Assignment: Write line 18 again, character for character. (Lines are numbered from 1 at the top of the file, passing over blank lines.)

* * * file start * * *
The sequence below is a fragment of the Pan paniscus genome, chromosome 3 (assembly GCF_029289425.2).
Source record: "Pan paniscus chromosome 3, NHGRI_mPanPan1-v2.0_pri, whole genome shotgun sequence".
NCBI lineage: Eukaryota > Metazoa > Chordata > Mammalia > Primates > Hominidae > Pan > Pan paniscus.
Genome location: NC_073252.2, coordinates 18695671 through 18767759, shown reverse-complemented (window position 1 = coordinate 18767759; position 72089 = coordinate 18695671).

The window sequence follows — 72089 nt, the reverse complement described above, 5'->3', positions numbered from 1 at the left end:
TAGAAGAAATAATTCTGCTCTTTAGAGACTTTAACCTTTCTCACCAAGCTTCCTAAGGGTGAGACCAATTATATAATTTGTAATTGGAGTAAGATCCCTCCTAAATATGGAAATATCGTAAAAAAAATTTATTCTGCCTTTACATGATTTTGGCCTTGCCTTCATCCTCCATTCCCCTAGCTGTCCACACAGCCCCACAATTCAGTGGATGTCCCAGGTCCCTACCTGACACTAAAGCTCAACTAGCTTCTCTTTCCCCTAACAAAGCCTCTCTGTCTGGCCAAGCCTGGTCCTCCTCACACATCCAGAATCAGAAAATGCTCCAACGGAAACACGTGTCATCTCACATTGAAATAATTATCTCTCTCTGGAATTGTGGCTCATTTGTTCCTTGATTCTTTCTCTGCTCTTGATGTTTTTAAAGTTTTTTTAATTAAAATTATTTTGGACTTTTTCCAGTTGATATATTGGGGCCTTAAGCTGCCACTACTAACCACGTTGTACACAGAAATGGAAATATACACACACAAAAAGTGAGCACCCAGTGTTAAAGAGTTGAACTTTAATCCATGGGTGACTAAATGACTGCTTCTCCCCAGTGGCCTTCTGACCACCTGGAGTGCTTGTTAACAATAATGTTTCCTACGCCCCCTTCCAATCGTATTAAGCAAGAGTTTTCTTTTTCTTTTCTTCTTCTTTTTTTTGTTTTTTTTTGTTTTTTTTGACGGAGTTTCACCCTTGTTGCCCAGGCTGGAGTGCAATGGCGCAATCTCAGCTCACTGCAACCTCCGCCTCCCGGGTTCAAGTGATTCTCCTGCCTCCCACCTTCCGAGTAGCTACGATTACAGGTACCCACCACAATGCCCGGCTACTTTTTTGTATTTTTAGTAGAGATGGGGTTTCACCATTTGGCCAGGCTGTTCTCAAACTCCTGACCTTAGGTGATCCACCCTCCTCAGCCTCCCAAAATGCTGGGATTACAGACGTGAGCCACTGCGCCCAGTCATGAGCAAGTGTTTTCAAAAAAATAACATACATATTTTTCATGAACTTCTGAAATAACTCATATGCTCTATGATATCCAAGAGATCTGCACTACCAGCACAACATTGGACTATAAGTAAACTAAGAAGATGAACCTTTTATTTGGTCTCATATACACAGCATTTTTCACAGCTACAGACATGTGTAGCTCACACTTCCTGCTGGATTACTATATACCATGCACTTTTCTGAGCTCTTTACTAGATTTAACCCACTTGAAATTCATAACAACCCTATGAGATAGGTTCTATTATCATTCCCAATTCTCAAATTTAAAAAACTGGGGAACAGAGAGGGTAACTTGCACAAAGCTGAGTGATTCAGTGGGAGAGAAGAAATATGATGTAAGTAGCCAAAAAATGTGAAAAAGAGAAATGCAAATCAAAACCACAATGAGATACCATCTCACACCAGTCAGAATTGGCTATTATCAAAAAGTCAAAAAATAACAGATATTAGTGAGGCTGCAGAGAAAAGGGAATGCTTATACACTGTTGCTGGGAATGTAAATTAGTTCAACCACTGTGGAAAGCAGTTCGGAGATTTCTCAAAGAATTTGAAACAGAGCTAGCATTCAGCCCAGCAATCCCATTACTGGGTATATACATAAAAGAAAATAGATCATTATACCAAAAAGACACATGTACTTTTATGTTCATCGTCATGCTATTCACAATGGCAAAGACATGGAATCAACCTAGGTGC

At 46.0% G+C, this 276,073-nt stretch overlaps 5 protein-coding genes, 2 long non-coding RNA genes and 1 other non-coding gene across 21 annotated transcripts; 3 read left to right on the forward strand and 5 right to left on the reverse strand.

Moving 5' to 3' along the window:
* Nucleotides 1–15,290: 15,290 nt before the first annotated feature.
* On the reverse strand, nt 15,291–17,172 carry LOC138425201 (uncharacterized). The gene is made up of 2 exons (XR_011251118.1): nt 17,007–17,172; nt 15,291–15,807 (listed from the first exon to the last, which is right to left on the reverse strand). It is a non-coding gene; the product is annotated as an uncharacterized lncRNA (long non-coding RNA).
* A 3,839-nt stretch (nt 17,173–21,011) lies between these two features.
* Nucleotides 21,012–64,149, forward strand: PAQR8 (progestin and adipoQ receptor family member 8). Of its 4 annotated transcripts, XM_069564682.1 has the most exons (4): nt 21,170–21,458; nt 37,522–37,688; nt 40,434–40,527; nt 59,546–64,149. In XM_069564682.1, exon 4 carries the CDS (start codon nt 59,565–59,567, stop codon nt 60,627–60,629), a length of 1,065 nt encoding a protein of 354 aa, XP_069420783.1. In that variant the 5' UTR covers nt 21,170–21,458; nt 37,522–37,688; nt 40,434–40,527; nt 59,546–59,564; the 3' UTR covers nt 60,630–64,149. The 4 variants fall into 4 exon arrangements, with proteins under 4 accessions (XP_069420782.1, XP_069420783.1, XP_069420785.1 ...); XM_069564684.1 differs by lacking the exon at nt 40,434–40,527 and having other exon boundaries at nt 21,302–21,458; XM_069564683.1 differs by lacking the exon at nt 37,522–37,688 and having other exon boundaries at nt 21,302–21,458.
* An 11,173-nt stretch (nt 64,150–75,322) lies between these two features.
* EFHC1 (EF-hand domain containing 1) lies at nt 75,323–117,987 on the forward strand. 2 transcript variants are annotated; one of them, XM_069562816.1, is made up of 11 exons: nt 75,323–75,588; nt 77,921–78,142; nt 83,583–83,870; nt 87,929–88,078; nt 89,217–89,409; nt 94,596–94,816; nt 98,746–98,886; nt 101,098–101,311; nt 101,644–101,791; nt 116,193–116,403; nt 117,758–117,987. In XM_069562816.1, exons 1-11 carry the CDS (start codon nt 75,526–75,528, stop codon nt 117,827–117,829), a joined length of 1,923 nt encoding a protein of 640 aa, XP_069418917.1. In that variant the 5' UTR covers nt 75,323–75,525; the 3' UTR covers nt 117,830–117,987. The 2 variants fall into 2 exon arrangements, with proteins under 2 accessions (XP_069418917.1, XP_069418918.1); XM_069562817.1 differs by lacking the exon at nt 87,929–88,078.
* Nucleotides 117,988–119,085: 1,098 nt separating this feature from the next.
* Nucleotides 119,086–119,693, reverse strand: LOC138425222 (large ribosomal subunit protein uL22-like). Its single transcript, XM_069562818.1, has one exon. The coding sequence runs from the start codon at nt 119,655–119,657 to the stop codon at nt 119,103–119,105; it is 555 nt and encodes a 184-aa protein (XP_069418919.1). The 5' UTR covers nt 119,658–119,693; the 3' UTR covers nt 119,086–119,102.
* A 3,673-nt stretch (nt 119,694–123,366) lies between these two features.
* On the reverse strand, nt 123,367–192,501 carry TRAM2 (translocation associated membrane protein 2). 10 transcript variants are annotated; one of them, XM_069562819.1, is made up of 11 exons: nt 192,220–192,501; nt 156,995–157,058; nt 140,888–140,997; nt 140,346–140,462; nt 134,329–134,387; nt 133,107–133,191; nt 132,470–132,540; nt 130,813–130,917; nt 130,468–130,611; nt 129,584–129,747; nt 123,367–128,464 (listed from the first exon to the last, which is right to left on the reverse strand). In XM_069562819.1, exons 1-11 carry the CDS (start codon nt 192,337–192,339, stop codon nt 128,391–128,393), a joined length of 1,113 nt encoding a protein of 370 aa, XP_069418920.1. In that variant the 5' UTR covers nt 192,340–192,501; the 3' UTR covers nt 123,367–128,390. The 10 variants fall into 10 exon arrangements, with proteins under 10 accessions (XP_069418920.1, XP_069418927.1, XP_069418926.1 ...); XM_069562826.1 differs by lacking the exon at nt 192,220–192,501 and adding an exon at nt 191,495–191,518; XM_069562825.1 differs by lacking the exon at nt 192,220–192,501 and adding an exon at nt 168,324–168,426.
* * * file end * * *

* On the reverse strand, nt 123,367–192,501 carry TRAM2 (translocation associated membrane protein 2). 10 transcript variants are annotated; one of them, XM_069562819.1, is made up of 11 exons: nt 192,220–192,501; nt 156,995–157,058; nt 140,888–140,997; nt 140,346–140,462; nt 134,329–134,387; nt 133,107–133,191; nt 132,470–132,540; nt 130,813–130,917; nt 130,468–130,611; nt 129,584–129,747; nt 123,367–128,464 (listed from the first exon to the last, which is right to left on the reverse strand). In XM_069562819.1, exons 1-11 carry the CDS (start codon nt 192,337–192,339, stop codon nt 128,391–128,393), a joined length of 1,113 nt encoding a protein of 370 aa, XP_069418920.1. In that variant the 5' UTR covers nt 192,340–192,501; the 3' UTR covers nt 123,367–128,390. The 10 variants fall into 10 exon arrangements, with proteins under 10 accessions (XP_069418920.1, XP_069418927.1, XP_069418926.1 ...); XM_069562826.1 differs by lacking the exon at nt 192,220–192,501 and adding an exon at nt 191,495–191,518; XM_069562825.1 differs by lacking the exon at nt 192,220–192,501 and adding an exon at nt 168,324–168,426.